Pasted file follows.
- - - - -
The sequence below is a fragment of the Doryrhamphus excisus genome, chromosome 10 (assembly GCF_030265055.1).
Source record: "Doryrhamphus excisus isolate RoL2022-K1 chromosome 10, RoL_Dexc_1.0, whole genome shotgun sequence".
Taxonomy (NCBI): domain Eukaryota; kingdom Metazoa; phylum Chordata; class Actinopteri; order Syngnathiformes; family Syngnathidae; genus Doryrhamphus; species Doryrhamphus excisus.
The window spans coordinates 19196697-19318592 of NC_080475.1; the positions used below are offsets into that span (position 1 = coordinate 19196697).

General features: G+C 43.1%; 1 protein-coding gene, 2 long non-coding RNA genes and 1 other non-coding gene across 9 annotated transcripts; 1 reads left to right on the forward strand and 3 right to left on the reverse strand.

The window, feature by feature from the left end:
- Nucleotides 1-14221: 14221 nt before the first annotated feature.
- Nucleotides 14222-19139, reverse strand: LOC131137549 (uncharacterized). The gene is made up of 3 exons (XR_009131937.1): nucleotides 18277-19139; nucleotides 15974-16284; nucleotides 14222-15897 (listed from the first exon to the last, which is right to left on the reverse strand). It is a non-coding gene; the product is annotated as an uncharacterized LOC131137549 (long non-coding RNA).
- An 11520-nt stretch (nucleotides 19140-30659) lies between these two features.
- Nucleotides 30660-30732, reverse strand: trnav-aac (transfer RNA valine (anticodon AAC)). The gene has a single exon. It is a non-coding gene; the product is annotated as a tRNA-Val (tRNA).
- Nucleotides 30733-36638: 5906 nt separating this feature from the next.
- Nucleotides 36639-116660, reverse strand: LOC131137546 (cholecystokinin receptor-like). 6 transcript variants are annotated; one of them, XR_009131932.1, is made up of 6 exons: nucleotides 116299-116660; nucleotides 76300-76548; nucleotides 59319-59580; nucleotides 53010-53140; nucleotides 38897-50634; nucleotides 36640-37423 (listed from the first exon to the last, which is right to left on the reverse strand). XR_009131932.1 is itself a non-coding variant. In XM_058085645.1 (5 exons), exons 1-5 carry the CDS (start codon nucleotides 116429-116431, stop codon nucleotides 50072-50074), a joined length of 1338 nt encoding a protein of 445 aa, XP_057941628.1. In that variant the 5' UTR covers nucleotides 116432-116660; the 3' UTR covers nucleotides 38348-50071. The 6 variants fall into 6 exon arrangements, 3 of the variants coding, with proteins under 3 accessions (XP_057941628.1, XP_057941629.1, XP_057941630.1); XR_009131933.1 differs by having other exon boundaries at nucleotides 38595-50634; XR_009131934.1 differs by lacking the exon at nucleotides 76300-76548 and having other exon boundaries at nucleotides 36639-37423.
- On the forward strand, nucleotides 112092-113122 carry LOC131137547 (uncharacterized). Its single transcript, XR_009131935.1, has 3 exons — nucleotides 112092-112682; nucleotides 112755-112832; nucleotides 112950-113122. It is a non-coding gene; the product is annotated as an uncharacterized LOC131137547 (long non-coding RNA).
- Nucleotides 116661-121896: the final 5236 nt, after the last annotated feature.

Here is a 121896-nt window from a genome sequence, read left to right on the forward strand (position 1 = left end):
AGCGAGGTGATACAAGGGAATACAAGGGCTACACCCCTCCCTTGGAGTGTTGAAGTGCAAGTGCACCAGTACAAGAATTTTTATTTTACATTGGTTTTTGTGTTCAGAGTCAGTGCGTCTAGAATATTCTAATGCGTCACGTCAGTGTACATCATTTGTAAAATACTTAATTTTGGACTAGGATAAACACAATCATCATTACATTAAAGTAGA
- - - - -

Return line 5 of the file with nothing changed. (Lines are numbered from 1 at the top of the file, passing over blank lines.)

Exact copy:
General features: G+C 43.1%; 1 protein-coding gene, 2 long non-coding RNA genes and 1 other non-coding gene across 9 annotated transcripts; 1 reads left to right on the forward strand and 3 right to left on the reverse strand.